The United States and Canada – neighbours but with different copyright rules for photos, books, paintings, music and all sorts of creative content. Get into the swing of the regulations in these parts of the world!
THE BERNE CONVENTION FOR EVERYONE
Let’s start with something that both countries have in common. They are both parties to the Berne Convention which is an international document governing the copyright law (read more here). According to this convention, the copyright for photos shall be respected equally by all of the member countries. Every photo copyright infringement shall be treated as the convention’s violation.
There might be different terminology used, depending on the Copyright Act, but still, both countries grant protection on original works in comparable categories.
TO REGISTER OR NOT TO REGISTER?
Neither in the United States nor Canada is the registration of copyrights obligatory, although it has certain benefits in case of image theft. And here the first important difference between the US and Canadian copyright law pops up. If you want to chase those who stole your pictures, in the States you need to register your pictures while in Canada it is not required.
YEARS & YEARS
For how long would the work be protected? In the United States, the basic copyright term is the author’s lifetime plus 70 years, unless the work was labelled as work for hire. In such case, the copyright remains for 120 years after creation or 95 years after publication. In Canada, the rules are much simpler. Count the author’s life plus 50 years. Always works.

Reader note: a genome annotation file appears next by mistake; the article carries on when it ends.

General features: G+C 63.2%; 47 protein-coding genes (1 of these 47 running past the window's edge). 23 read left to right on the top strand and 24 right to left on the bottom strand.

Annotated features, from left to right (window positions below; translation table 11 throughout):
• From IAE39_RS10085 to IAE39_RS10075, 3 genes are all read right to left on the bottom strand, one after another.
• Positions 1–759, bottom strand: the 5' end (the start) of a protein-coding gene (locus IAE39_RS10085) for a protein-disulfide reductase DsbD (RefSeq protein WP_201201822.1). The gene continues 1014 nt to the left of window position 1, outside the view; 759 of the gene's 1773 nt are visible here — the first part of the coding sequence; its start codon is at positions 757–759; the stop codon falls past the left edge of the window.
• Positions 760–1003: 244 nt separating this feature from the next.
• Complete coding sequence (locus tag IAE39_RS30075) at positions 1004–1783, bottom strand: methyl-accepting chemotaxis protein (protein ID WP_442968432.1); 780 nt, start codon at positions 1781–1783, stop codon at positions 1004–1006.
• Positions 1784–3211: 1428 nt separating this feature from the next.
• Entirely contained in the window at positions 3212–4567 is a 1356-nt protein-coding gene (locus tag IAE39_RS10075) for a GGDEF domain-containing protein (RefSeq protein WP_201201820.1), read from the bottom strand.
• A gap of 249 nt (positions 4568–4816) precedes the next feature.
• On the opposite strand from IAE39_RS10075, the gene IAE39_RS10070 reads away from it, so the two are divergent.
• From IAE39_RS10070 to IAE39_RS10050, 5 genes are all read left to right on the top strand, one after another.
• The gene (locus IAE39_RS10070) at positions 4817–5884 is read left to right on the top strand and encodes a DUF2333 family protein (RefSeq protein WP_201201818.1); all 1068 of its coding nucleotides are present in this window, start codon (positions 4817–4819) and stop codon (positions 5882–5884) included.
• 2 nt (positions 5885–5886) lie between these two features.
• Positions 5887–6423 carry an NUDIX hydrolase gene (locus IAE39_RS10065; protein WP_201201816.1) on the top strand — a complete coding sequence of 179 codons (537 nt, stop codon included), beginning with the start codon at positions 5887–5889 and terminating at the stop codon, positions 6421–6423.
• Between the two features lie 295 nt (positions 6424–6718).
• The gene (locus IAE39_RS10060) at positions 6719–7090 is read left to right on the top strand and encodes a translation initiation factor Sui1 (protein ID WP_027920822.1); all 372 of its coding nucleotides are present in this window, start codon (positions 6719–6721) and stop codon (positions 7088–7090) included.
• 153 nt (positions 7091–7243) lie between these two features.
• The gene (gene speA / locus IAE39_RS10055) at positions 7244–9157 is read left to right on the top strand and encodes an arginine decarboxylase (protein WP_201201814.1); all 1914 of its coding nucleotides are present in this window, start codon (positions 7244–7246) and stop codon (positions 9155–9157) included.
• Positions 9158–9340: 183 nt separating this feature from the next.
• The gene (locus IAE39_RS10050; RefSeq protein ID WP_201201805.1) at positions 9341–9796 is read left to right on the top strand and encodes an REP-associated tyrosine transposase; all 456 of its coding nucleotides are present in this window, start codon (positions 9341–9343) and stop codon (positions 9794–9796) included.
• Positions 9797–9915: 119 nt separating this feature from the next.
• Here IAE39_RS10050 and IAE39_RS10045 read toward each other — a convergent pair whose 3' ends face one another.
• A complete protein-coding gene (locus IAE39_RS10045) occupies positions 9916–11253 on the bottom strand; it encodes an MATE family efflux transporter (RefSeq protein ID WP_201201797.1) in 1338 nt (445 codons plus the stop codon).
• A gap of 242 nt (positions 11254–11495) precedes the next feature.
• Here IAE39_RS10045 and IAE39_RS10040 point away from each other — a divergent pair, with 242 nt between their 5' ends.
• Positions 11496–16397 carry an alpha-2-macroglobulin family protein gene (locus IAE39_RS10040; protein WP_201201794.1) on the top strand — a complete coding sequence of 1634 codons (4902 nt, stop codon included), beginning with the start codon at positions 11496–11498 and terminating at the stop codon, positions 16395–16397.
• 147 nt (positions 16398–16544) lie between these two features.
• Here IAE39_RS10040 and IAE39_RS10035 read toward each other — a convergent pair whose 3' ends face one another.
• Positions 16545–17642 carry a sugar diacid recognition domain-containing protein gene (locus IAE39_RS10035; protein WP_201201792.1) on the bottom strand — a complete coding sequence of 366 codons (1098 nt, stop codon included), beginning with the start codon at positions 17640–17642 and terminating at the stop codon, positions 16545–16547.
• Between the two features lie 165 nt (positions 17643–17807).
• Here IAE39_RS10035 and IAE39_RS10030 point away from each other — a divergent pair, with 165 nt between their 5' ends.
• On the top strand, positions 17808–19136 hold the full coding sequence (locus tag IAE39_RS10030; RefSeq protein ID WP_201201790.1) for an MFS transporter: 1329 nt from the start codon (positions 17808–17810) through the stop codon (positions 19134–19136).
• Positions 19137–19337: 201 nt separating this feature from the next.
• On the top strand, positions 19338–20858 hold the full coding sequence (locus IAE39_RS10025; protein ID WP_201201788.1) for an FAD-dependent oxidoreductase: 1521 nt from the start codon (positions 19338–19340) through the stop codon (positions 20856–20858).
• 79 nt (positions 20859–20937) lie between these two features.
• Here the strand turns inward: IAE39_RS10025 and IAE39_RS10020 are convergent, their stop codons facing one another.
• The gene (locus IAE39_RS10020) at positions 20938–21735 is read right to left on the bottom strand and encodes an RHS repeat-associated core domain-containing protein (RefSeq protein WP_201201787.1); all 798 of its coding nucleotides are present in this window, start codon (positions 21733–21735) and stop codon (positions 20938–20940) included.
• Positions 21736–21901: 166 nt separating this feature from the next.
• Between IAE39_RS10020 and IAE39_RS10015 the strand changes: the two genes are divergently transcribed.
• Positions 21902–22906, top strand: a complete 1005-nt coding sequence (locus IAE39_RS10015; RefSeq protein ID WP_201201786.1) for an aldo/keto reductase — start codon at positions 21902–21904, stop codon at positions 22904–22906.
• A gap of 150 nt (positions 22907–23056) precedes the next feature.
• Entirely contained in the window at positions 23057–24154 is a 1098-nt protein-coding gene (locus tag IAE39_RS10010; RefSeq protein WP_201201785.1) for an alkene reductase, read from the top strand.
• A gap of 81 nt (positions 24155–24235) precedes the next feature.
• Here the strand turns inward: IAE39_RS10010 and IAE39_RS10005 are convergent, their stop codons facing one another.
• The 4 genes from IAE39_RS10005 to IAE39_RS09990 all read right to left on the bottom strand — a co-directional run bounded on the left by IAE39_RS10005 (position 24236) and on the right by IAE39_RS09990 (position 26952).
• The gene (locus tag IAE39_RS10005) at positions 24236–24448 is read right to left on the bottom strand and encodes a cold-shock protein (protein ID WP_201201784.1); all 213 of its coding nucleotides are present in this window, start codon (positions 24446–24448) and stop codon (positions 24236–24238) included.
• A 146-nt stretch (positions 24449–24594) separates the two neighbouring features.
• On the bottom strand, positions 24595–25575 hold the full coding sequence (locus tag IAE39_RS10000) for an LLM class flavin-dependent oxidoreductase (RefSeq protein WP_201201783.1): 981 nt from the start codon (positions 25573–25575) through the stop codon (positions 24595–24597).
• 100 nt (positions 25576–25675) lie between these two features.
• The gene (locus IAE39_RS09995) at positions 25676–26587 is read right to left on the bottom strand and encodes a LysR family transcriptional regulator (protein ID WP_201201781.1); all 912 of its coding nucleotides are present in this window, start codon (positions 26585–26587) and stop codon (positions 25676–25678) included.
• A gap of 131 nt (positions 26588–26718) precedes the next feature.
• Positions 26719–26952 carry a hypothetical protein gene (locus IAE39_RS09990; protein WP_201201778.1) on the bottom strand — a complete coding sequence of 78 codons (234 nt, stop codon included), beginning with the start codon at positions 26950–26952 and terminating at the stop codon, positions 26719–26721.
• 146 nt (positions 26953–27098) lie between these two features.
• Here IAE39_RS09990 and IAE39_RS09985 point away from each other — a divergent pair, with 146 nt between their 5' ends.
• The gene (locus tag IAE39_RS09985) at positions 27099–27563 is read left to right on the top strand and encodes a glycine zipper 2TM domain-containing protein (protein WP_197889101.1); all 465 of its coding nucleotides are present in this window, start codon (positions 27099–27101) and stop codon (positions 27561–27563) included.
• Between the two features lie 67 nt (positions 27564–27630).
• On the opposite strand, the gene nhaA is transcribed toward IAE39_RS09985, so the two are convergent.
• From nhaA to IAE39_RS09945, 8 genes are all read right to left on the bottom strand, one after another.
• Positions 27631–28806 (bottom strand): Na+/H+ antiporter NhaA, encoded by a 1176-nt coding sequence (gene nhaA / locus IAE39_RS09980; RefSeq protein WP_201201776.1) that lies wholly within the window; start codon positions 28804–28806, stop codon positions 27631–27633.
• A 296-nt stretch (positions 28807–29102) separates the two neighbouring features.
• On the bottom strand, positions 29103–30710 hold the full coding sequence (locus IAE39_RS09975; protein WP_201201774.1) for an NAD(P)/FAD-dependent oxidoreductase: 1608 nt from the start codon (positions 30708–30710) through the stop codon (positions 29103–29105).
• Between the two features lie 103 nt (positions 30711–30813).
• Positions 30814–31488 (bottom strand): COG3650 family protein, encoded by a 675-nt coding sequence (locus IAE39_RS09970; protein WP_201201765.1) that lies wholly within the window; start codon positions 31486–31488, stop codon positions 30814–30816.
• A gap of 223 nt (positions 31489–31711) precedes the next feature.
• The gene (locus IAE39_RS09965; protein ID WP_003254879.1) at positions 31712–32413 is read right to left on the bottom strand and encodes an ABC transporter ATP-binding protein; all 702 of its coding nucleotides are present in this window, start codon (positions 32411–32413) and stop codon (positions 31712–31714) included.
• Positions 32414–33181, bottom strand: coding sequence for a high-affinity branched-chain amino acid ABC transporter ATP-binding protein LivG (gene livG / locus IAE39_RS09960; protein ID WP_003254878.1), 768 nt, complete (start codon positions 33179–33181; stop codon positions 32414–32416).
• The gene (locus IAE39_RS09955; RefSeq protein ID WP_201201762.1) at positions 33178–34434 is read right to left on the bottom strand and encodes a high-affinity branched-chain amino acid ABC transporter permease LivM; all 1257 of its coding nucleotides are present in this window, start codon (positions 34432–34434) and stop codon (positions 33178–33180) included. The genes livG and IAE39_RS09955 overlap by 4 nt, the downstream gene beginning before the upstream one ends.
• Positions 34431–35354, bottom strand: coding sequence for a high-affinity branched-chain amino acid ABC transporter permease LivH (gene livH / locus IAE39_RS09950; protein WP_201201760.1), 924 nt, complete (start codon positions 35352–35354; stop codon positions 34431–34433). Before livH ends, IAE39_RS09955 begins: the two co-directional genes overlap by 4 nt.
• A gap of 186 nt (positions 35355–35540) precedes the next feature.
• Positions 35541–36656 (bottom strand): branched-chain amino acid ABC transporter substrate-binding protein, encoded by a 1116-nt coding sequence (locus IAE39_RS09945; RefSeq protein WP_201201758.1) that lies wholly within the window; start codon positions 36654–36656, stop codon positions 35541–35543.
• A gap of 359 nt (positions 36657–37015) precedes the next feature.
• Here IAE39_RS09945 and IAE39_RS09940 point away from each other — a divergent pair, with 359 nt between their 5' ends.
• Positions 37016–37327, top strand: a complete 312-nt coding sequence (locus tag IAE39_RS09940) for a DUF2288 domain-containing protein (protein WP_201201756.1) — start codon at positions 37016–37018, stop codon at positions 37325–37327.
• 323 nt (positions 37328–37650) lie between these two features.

WHAT ABOUT MORAL RIGHTS?
All creators have the right to be associated with their work. In the United States, moral rights are respected only for visual artists (photographers got lucky this time!). In Canada, moral rights are respected for all types of works.
Fair use is a U.S. law doctrine which permits using copyrighted materials without the consent of their authors. You will find a broader explanation and much more information concerning fair use here. The concept of fair use is rather complex, although it is surely not as broad as many photo copyright infringers tend to think. Image theft is also growing because of the abuses of fair use. The Canadian equivalent is called fair dealing. The use of copyright material is more limited than in the US. Fair dealing applies only for certain, specific categories, such as education, research, news reporting, private study, parody and satire.
In times of growing photo copyright infringement, it is crucial to know the rules and stay updated with the changes. Since, as a photographer, your focus is surely set on taking pictures, let us take care of the copyright news and your stolen photos online. Follow us on Facebook and Instagram – and be sure not to miss what’s important!